AG Garland ‘Never’ Saw Training Material Instructing US Marshals Not To Arrest Protestors At SCOTUS Justices’ Homes

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Attorney General Merrick Garland said Tuesday he “never” saw training material instructing the U.S. Marshals not to arrest protestors outside Supreme Court justices’ homes following the Dobbs decision leak last summer.

The training slides, which were obtained by Republican Alabama Sen. Katie Britt, differ from Garland’s earlier testimony that Marshals were told they had “full authority” to make arrest decisions under any federal statute. Marshals instead were told there should be no criminal enforcement actions “unless absolutely necessary” and that making arrests is “not the goal” of being present at the justices’ residences, according to the training slides.

Protestors were outside of conservative justices’ homes every week for months, bringing bullhorns and chanting slogans that left even neighbors upset. One man was arrested in June for attempting to murder Supreme Court Justice Brett Kavanaugh after he showed up outside his home with a gun and tactical knife. (RELATED: Feds Charge Man With Firebombing Pro-Life Group’s Office After Dobbs Decision Leak)

During Tuesday’s Senate Appropriations Committee hearing, Britt questioned Garland about the slides and his earlier testimony before the Senate Judiciary Committee regarding the DOJ’s failure to prosecute any individuals under a federal law that bars picketing or parading near a justices’ home with the “intent of influencing any judge.”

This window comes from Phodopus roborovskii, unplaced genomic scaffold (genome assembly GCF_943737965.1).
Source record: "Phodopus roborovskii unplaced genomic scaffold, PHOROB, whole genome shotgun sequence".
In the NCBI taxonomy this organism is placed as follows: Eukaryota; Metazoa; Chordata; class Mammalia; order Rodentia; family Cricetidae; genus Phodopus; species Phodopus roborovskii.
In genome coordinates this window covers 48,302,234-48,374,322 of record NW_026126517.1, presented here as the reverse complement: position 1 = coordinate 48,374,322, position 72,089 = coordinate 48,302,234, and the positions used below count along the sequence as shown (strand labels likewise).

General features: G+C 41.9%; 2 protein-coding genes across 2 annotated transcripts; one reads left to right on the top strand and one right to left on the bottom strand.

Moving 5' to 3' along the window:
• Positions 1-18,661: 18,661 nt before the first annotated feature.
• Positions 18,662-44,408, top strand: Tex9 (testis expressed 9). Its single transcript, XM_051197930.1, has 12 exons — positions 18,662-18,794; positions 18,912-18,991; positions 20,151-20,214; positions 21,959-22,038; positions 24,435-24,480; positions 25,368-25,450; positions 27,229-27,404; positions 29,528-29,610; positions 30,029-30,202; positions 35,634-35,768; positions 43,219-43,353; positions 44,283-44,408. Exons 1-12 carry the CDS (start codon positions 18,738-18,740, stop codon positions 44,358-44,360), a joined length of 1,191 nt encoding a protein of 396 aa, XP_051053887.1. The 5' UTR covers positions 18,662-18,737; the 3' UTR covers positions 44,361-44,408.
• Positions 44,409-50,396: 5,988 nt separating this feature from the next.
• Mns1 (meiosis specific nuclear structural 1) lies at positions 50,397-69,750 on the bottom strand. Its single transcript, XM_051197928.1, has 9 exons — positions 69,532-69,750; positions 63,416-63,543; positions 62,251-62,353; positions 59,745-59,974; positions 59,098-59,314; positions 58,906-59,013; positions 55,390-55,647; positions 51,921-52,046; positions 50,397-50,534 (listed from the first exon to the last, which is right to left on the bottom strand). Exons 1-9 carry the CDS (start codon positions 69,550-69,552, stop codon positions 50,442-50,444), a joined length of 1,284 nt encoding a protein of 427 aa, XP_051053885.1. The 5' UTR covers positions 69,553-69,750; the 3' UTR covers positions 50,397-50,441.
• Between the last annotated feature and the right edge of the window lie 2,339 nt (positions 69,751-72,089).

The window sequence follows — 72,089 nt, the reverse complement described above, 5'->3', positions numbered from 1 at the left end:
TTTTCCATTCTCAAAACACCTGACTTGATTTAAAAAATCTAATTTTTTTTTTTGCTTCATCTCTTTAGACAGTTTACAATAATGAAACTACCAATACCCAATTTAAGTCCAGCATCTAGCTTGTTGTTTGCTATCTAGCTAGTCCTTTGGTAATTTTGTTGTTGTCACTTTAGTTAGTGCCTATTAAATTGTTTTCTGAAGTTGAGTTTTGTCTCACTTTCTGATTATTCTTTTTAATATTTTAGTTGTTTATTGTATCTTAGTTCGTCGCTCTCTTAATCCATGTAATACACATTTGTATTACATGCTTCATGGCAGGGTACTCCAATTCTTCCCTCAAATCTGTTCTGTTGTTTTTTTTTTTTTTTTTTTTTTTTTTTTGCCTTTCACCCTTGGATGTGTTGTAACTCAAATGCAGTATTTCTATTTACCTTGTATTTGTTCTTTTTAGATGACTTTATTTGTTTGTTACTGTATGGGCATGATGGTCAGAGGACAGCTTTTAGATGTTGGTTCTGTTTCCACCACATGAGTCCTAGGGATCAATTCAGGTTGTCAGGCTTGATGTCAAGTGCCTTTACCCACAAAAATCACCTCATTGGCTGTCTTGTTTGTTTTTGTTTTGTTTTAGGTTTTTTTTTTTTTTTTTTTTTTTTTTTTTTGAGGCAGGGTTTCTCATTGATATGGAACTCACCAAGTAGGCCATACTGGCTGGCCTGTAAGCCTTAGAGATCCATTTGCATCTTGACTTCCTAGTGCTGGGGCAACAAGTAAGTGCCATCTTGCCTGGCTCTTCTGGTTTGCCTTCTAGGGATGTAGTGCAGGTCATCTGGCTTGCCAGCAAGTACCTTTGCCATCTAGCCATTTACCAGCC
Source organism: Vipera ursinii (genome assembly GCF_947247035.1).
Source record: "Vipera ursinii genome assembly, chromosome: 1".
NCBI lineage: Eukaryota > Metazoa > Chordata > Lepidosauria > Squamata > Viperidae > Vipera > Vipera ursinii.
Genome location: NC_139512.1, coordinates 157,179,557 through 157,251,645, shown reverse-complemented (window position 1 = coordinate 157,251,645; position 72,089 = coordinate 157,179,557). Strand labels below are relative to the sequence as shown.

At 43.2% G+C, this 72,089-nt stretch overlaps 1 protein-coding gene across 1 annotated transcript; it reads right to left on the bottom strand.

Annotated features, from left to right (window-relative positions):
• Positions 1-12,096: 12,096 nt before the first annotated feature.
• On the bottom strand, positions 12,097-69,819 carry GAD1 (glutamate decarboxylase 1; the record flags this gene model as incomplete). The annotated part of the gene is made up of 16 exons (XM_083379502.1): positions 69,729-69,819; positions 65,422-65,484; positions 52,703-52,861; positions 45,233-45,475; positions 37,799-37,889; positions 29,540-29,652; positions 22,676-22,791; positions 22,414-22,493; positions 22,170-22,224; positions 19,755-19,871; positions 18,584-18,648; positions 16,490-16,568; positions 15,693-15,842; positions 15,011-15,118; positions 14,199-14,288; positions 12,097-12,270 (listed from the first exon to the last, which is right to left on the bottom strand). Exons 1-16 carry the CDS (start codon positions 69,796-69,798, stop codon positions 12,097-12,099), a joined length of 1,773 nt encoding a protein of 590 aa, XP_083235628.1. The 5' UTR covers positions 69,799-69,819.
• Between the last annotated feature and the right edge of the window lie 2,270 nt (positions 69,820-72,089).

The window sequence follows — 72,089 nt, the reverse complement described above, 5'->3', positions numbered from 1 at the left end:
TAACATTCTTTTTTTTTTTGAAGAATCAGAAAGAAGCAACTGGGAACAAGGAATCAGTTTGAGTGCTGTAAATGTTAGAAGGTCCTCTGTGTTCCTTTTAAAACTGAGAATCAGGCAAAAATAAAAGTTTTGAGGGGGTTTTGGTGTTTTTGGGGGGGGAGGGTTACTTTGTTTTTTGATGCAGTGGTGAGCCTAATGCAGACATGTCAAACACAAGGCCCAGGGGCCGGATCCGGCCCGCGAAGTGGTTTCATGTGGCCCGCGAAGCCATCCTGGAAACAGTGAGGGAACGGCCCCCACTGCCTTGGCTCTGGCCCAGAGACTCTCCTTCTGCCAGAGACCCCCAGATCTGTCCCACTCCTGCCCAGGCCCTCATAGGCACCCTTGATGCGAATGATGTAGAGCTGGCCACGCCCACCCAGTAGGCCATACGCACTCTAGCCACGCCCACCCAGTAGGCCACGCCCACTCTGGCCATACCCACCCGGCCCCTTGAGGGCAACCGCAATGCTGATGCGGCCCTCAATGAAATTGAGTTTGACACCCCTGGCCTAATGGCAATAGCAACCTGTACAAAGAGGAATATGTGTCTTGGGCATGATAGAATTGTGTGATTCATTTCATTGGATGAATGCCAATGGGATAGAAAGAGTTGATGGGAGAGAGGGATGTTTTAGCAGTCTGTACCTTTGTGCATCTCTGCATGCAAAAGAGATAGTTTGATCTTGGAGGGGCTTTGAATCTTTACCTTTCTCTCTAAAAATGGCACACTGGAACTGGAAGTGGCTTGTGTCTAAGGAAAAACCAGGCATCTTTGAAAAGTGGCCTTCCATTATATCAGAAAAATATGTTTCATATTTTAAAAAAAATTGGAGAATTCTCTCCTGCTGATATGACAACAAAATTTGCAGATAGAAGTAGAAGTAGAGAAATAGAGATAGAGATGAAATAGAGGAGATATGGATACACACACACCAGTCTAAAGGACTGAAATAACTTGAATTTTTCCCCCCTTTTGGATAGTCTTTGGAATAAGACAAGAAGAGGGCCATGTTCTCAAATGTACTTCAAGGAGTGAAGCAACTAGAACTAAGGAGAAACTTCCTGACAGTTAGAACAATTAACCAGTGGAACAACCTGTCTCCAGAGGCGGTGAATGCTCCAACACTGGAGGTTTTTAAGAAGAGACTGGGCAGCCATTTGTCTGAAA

“I’ve never seen those slides,” Garland responded when Britt asked if he would amend his testimony.

“What I said before was correct, that their first and principal job was to protect the lives and property of the members of the Court,” Garland said. “And as I said at the time, I’m the first Attorney General who has ever ordered Marshals to protect the residences of the Justices and protect them 24/7. That’s their principal responsibility, but that doesn’t mean that they are in any way precluded from bringing other kinds of arrests.”

“The Marshals have been advised and they know – the Marshals on the ground – they have full authority to arrest people under any federal statute, including that federal statute,” Garland previously said during a March 1 Senate Judiciary hearing. “But they have to make that determination.”

In reference to the law that prohibits picketing outside of justices’ homes, the slides say that its language “logically goes to criminal threats and intimidation, not 1st A protected protest activities.”

The slides also reveal that the DOJ did not intend to bring charges, telling Marshals it would be “counter-productive” to make arrests the DOJ U.S. Attorney’s Office (USAO) would not prosecute. It advises Marshals to coordinate with the USAO prior to taking “enforcement action.”

Britt obtained the slides from a DOJ whistleblower who was “concerned about the Attorney General’s misleading testimony,” according to a press release.

Activists again protested outside Kavanaugh’s home in January to mark the 50th anniversary of Roe v. Wade, chanting “cut his time short, rapists should not rule the court,” according to the Daily Signal.

The DOJ did not immediately respond to a request for comment.

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